Deutsche Bank and its wholly owned subsidiary, DB Group Services (UK) Limited, today pleaded guilty to wire fraud for its role in manipulating the London Interbank Offered Rate and agreed to pay $775 million in criminal penalties to the Department of Justice, bringing the total amount of penalties against the bank to $2.5 billion.
“Deutsche Bank is the sixth major financial institution that has admitted its misconduct in this wide-ranging criminal investigation, and today’s criminal resolution represents the largest penalty to date in the LIBOR investigation,” said Assistant Attorney General Leslie Caldwell.
DB Group Services (UK) Limited has agreed to plead guilty to one count of wire fraud, and to pay a $150 million fine, for engaging in a scheme to defraud counterparties to interest rate derivatives trades by secretly manipulating U.S. Dollar LIBOR contributions.
In addition, Deutsche Bank entered into a deferred prosecution agreement and admitted its role in manipulating LIBOR and participating in a price-fixing conspiracy in violation of the Sherman Act by rigging Yen LIBOR contributions with other banks. The agreement requires the bank to continue cooperating with the Justice Department in its ongoing investigation, to pay a $625 million penalty beyond the fine imposed on DB Group Services (UK) Limited and to retain a corporate monitor for the three-year term of the agreement.
Other regulatory penalties and disgorgement Deutsche Bank has incurred include:
$800 million to the Commodity Futures Trading Commission;
$600 million as a result of a New York Department of Financial Services; and
$344 million as a result of a U.K. Financial Conduct Authority.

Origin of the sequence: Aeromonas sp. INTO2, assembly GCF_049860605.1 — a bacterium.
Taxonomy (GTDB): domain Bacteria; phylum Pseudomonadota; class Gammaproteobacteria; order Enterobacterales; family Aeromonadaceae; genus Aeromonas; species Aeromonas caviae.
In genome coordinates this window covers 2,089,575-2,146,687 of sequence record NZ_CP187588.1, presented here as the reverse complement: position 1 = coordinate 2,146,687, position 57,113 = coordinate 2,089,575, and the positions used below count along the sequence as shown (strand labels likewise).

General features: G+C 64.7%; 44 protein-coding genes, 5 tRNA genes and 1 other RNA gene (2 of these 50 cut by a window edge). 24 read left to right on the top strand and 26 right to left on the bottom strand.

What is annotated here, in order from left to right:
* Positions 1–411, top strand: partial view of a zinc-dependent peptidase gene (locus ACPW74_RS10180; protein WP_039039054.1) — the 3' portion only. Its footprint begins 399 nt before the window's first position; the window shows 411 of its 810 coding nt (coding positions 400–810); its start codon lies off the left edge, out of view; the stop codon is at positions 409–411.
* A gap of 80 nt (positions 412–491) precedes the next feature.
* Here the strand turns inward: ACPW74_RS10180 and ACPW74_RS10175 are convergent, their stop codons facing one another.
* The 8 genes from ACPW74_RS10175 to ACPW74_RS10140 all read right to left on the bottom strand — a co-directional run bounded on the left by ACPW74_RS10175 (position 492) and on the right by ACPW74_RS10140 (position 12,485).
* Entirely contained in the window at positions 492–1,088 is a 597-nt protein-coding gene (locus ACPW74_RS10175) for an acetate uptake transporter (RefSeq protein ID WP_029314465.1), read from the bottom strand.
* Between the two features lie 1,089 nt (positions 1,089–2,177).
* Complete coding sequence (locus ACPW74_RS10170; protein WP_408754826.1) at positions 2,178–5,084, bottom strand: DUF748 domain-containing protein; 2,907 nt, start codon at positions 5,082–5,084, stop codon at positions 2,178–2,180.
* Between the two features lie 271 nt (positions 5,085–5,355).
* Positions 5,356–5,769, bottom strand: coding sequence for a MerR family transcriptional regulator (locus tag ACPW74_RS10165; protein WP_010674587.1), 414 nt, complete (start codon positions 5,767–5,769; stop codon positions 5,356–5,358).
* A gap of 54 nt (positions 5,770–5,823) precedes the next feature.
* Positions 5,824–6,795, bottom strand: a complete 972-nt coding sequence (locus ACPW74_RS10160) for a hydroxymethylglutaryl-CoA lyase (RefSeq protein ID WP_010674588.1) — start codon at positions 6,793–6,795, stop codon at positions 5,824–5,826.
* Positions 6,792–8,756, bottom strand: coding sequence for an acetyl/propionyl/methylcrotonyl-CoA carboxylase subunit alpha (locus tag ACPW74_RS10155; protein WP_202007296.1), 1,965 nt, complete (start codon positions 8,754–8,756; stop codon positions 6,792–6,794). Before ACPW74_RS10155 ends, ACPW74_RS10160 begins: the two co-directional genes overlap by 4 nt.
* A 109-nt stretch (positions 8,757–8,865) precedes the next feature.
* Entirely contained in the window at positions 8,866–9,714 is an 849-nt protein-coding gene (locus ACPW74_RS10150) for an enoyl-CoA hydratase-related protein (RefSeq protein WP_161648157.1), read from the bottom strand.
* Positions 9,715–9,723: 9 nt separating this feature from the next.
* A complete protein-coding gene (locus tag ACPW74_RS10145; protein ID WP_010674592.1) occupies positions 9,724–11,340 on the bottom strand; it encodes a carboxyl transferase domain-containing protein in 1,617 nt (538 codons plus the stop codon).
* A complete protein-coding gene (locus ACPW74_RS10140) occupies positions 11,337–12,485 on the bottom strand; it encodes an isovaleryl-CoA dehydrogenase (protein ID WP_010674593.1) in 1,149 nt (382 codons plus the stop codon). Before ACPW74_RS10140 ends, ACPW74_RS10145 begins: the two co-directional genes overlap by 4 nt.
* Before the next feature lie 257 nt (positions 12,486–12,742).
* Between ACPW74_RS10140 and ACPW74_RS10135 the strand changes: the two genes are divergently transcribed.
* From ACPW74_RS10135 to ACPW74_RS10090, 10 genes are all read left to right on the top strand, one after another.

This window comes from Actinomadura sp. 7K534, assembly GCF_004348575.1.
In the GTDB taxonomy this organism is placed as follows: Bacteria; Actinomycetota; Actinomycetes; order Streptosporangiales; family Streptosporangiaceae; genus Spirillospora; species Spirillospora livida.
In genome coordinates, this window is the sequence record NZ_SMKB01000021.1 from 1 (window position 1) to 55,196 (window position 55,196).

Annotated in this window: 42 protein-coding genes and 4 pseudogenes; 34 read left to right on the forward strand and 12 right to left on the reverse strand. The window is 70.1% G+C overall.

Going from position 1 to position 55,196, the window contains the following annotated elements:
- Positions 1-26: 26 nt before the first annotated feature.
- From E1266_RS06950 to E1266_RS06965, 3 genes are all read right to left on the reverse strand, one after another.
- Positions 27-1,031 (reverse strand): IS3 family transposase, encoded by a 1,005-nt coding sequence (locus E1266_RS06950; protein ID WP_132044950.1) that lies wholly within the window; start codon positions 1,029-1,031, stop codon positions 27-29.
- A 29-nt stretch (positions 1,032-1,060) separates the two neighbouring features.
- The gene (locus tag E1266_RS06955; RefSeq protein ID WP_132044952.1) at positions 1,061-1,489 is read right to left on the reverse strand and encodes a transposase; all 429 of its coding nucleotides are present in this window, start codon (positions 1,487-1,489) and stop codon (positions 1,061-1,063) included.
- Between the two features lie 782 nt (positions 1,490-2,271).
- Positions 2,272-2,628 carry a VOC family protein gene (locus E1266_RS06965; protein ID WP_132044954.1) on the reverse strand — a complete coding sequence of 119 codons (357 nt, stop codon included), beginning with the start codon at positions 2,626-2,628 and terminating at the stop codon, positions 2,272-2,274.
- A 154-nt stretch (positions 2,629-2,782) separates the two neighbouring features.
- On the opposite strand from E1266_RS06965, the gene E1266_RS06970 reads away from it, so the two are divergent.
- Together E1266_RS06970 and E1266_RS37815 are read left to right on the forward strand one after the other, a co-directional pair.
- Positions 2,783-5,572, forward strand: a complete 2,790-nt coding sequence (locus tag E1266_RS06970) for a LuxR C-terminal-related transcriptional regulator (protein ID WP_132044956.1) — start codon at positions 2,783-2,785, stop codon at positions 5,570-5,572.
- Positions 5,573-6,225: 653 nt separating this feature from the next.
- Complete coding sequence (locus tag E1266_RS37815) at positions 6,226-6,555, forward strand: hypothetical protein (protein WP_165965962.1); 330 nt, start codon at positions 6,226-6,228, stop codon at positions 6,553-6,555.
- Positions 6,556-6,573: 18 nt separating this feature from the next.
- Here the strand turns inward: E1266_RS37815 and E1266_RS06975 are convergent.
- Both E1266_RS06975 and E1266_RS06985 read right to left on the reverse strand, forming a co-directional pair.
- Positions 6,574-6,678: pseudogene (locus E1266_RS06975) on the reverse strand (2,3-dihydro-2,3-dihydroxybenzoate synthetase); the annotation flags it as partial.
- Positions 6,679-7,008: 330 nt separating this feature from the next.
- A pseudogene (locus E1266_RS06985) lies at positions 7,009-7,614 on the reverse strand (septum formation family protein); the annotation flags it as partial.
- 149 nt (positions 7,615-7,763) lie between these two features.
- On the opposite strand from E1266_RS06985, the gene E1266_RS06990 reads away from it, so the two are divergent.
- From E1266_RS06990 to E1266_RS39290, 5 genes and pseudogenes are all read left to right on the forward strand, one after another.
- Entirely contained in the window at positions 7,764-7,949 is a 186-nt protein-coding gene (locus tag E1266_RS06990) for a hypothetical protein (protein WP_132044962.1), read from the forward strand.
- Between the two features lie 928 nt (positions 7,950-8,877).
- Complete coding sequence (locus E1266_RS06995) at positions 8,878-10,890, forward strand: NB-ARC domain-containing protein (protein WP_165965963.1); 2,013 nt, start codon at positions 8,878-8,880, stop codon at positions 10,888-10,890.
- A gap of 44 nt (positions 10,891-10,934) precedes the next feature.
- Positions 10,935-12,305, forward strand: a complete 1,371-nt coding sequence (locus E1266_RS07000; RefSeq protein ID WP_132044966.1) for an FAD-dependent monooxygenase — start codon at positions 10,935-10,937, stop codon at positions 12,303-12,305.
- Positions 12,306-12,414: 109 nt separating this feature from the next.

According to the agreements, from at least 2003 through early 2011, numerous Deutsche Bank derivatives traders—whose compensation was directly connected to their success in trading financial products tied to LIBOR—engaged in efforts to move these benchmark rates in a direction favorable to their trading positions. Specifically, the derivatives traders requested that LIBOR submitters at Deutsche Bank and other banks submit contributions favorable to trading positions, rather than rates that complied with the definition of LIBOR. Through these schemes, Deutsche Bank defrauded counterparties who were unaware of the manipulation.
Deutsche Bank admitted that the conduct affected the resulting LIBOR fix on various occasions. Deutsche Bank further admitted that its employees engaged in this misconduct through face-to-face requests, electronic communications, which included both e-mails and electronic chats, and telephone calls. Deutsche Bank also admitted to working with other banks to manipulate LIBOR contributions.
The five other banks that previously have reached resolutions with the Justice Department for their roles in manipulation of benchmark interest rates are Barclays Bank, UBS, Royal Bank of Scotland, Rabobank, and Lloyds Banking Group. The Justice Department has also charged 12 individuals as a result of this investigation, and three of those individuals have pleaded guilty.